The Equal Employment Opportunity Commission (EEOC) has shared new guidelines for employers and employees on COVID-19 vaccination guidelines in the workplace. These new guidelines work in conjunction with the American with Disabilities Act (ADA), Title VII of the Civil Rights Act of 1964, and the Genetic Information Nondiscrimination Act (GINA) to avoid any overlapping infringement.
EEOC– enforces anti-discrimination laws in the workplace.
ADA– prohibits discrimination against individuals with disabilities, those that require reasonable accommodations, and enforces rules regarding employer medical inquiries.
Title VII of the Civil Rights Act– prohibits discrimination based on race, national origin, religion, sex, color, and pregnancy.
GINA– prohibits discrimination of employees or applicants based on genetic information.
Exemptions have been made under the ADA & Title VII for employer-mandated vaccines but are still subject to legally protected exceptions. An employer can maintain a workplace standard in which an individual shall not pose a direct threat to the health or safety of other individuals in the workplace. However, this cannot exclude an employee with a disability, AND reasonable accommodations must be made.
If those two cannot be met by the employer, they must prove that an unvaccinated employee would pose a direct threat to the health and safety of other individuals in order to remain in compliance with the ADA & Title VII.
Similarly, if an employer has mandated the vaccine, they are still required to accommodate employees with sincerely held religious beliefs or practices that may interfere with the vaccination- as long as the accommodation does not present an undue hardship to the employer. They may request documentation from the employees to make these accommodations.
For ADA, the COVID-19 vaccine has not been classified as a medical examination. The EEOC states that if an employer is administering the vaccine to an employee- the employer is not seeking information about an individual’s health and therefore not infringing on medical examination guidelines by the ADA.
However, pre-screening questions for the vaccine are still subject to ADA standards and must be job-related and consistent with business necessity. GINA directly prohibits any doctor that is working for the employer, from asking about genetic information that may be necessary for administering the vaccine. For this reason, it may be easier for an employer to request proof of vaccination instead of administering it themselves.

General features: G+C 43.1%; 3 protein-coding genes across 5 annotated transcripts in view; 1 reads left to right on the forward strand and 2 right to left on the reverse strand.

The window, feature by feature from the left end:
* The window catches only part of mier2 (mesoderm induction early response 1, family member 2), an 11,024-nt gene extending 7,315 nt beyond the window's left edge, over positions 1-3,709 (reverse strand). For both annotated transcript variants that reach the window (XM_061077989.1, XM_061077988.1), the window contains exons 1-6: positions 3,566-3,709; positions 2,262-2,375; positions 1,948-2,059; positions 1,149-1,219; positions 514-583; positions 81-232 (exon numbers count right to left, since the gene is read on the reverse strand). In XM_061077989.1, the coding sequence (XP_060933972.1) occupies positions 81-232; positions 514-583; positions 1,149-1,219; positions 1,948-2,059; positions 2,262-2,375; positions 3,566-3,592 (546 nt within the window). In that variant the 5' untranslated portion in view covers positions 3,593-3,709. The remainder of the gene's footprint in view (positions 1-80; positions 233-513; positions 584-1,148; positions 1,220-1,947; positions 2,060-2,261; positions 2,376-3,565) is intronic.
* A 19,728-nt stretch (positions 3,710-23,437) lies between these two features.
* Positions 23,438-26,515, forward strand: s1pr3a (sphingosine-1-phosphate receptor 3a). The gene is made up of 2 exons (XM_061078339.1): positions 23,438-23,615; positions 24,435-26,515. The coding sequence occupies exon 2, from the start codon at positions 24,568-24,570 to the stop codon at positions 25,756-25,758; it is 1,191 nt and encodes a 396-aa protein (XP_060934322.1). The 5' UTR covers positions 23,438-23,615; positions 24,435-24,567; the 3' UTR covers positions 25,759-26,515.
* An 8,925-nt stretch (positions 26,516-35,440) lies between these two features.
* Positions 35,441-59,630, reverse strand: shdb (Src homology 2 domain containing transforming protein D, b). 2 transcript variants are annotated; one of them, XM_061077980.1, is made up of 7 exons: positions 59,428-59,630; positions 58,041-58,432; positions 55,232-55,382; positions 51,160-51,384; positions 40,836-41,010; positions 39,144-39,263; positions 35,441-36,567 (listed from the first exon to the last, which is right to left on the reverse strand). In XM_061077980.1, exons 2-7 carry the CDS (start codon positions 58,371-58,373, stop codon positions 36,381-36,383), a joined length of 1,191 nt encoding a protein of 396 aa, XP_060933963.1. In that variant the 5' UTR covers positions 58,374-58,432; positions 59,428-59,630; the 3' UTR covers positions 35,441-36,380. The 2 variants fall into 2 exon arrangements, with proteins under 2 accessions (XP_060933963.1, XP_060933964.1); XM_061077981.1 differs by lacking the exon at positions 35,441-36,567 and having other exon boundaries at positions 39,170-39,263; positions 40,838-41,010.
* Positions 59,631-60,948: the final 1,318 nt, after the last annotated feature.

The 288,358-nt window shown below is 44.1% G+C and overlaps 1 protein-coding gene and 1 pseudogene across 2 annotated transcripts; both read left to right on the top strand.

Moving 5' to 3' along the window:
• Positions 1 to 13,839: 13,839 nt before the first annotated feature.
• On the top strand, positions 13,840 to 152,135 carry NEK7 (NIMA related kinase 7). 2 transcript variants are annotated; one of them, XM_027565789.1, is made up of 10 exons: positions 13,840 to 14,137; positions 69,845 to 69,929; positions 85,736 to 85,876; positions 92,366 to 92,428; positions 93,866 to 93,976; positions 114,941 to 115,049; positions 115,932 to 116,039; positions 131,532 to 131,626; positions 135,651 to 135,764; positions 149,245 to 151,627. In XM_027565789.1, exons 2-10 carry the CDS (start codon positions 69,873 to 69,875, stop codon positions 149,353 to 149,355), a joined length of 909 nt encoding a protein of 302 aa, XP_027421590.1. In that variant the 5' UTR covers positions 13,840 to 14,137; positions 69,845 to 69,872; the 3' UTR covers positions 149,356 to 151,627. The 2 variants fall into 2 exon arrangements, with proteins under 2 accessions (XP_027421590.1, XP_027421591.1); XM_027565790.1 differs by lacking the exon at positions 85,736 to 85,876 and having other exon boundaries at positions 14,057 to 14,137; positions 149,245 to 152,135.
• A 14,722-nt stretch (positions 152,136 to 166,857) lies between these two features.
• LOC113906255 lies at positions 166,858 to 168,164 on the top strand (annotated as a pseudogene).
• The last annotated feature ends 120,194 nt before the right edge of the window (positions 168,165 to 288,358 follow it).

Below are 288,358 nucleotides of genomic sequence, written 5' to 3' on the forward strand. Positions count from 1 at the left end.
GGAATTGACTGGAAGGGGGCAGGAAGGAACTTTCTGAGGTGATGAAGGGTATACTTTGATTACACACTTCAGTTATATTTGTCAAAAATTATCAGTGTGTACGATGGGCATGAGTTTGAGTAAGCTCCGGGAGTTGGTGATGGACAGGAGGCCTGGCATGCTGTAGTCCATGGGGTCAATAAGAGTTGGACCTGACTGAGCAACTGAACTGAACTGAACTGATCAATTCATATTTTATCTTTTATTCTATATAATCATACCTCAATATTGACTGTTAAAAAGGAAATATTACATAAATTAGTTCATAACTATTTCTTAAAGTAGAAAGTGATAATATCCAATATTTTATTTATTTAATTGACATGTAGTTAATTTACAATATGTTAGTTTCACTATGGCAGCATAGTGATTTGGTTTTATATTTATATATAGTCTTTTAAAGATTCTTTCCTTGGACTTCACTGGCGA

Under circumstances in which there are no reasonable accommodations available for an employee that cannot be vaccinated, the employer can exclude the employee from physically working in the workplace but cannot terminate them immediately. Some employees may be entitled to work remotely or if eligible, take leave under the Families First Coronavirus Response Act (FFCRA).
As the pandemic continues, the workplace landscape that surrounds it is ever-changing. It is important that you check with your local officials and trusted HR partners, in any event, to ensure you have the correct and up-to-date information for your organization.
Is there anything Payroll Systems can help you with as you accommodate rapid legislation changes? Reach out and talk to us about the easy-to-scale solutions you need for your business.
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This article provides general information and shouldn’t be construed as legal or HR advice. Since employment laws may change over time and can vary by location and industry, please consult a lawyer or HR expert for advice specific to your business. You can also contact Payroll Systems to inquire about our HR support services.